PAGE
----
The Classics, Part 7
Reform or Revolution?
Rosa Luxemburg’s “Reform or Revolution?” (attached) is a great classic. In the first place it is a thorough polemical rejection of Eduard Bernstein’s 1899 “Evolutionary Socialism”, which book Luxemburg deals with comprehensively, to the point where she concludes:
“It was enough for opportunism to speak out to prove it had nothing to say. In the history of our party that is the only importance of Bernstein’s book.”
This was true. The reformists have never made any advance on Bernstein. But they keep coming.
“Reform or Revolution?” at once became the beginning of an even more crucial polemic, this time between Luxemburg and Vladimir Lenin, which generated further “classics”, and which we will follow again in this week’s part of our course on the classics.
Luxemburg demolishes Bernstein, but then contradicts Lenin and is in turn corrected by Lenin’s final reply. In the process of these two successive polemics (first Bernstein versus Luxemburg and Lenin, then Luxemburg versus Lenin), the modern communist parties were defined sharply for the first time, and irreversibly differentiated from the reformists, and from the reformist mass organisations such as trade unions.
Lenin published “What is to be Done?” in 1902, in response to the same book of Eduard Bernstein’s and the consequent outbreak of “economism”, also called “opportunism”, or “reformism”, or “syndicalism”, (or in South Africa, “workerism”). Lenin went further than Luxemburg. Lenin’s “What is to be Done?” is regarded as the defining blueprint of the communist parties as they are now. The communist parties have no compromise with reformism.
By 1919 the Communist International (also called Third International, or Comintern) had been formed and by 1921 the CPSA (now SACP) had been admitted to it as a recognised Communist Party.
Some other notable events of this period include the founding Congress of the Russian Social-Democratic and Labour Party (RSDLP) in Minsk in 1898. Lenin was a member, and was the editor of the journal “Iskra”, which he founded in 1900.
The German Social Democrats were the most numerous, well-established and long-standing of the supposedly revolutionary parties at the time. Rosa Luxemburg, though originally Polish, was a senior member of the German party.
In 1903 the Second Congress of the RSDLP took place in Brussels and London. The consequence was the split between the Bolshevik majority and the Menshevik minority, in the course of which the Mensheviks blackmailed the majority and consequently got away with most of the spoils, including the magazine “Iskra”. Hence Lenin’s detailed 1904 report of this Congress is called “One Step Forward, Two Steps Back”. It is this document that prompted Rosa Luxemburg to raise objections in the form of her 1904 work known as “Leninism or Marxism?”
Lenin’s reply (1904) to Rosa Luxemburg was conclusive. It settled all the open questions.
In 1905 a revolution broke out in Russia, which resolved into a bourgeois-democratic advance and the establishment of the “Duma” (parliament) in Russia. The RSDLP held its Third Congress in that year, and Lenin wrote “Two Tactics of Social Democracy in the Democratic Revolution”, a full differentiation of the revolutionaries from the reformists, which we will come to.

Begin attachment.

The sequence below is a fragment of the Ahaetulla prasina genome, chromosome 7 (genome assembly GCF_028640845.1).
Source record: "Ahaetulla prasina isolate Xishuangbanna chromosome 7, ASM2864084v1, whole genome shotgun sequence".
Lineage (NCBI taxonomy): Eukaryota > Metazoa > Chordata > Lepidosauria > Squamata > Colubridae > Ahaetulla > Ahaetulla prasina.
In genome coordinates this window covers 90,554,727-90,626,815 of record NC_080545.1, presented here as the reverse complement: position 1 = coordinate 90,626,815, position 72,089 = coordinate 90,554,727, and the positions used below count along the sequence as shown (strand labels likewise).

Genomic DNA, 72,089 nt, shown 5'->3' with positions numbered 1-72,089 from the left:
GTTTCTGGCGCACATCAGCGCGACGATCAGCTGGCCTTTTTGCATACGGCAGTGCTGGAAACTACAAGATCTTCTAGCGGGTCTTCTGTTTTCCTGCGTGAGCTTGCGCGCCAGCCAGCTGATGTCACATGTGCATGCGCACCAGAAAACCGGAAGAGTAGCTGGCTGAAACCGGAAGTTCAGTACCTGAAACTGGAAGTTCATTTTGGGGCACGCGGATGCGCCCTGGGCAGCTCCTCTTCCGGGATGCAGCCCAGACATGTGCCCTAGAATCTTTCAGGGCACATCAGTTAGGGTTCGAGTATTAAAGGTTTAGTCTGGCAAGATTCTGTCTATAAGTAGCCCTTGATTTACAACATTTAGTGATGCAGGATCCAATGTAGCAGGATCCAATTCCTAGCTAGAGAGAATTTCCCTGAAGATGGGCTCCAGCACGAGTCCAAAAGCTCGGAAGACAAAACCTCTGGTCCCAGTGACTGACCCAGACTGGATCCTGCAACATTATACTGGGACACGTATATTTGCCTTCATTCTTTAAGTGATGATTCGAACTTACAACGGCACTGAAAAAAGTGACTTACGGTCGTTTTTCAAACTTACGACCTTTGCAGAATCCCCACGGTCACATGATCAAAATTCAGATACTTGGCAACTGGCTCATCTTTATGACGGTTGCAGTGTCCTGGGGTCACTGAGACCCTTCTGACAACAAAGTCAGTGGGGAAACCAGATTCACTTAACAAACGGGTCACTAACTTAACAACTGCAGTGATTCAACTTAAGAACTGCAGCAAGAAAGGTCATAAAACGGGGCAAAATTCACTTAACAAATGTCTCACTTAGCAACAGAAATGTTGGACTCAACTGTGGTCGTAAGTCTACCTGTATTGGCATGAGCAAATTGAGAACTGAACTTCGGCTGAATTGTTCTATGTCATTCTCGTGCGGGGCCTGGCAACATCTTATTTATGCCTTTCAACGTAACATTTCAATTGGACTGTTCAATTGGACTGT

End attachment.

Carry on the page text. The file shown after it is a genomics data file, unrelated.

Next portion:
In 1914 at the outbreak of war between the main Imperialist powers most of the Social-Democrats of the Second International, including the German Social-Democrats led by Karl Kautsky, abandoned their internationalism and sided with their separate bourgeois ruling classes. The RSDLP held out against this collapse, while Luxemburg founded the anti-war Spartacist League in Germany. In February, 1917 a second bourgeois revolution in Russia overthrew the Tsar, and in October the Great October (proletarian) revolution was successfully carried out under Lenin’s leadership.
In January 1919, Rosa Luxemburg was murdered in Berlin by the proto-fascist “Freikorps” organisation.
The attached document, also linked below, is a redacted (shortened) version of “Reform or Revolution?” prepared for discussion purposes. Two more points can usefully be picked out at this stage. The first is the direct statement of the matter at issue in the opening lines of Luxemburg’s Introduction:
‘Can the Social-Democracy be against reforms? Can we contrapose the social revolution, the transformation of the existing order, our final goal, to social reforms? Certainly not… It is in Eduard Bernstein's theory… that we find, for the first time, the opposition of the two factors of the labour movement. His theory tends to counsel us to renounce the social transformation, the final goal of Social-Democracy and, inversely, to make of social reforms, the means of the class struggle, its aim… But since the final goal of socialism constitutes the only decisive factor distinguishing the Social-Democratic movement from bourgeois democracy and from bourgeois radicalism, the only factor transforming the entire labour movement from a vain effort to repair the capitalist order into a class struggle against this order, for the suppression of this order–the question: "Reform or Revolution?" as it is posed by Bernstein, equals for the Social-Democracy the question: "To be or not to be?"’
The second comes within the text where Luxemburg describes the “Sisyphus”-like situation of the small enterprises under monopoly capitalism, so typical of South Africa today, as follows:
“The struggle of the average size enterprise against big Capital… should be rather regarded as a periodic mowing down of the small enterprises, which rapidly grow up again, only to be mowed down once more by large industry.”
· The above is to introduce the original reading-text: Reform or Revolution?, Rosa Luxemburg, 1900, Part 1 and Part 2.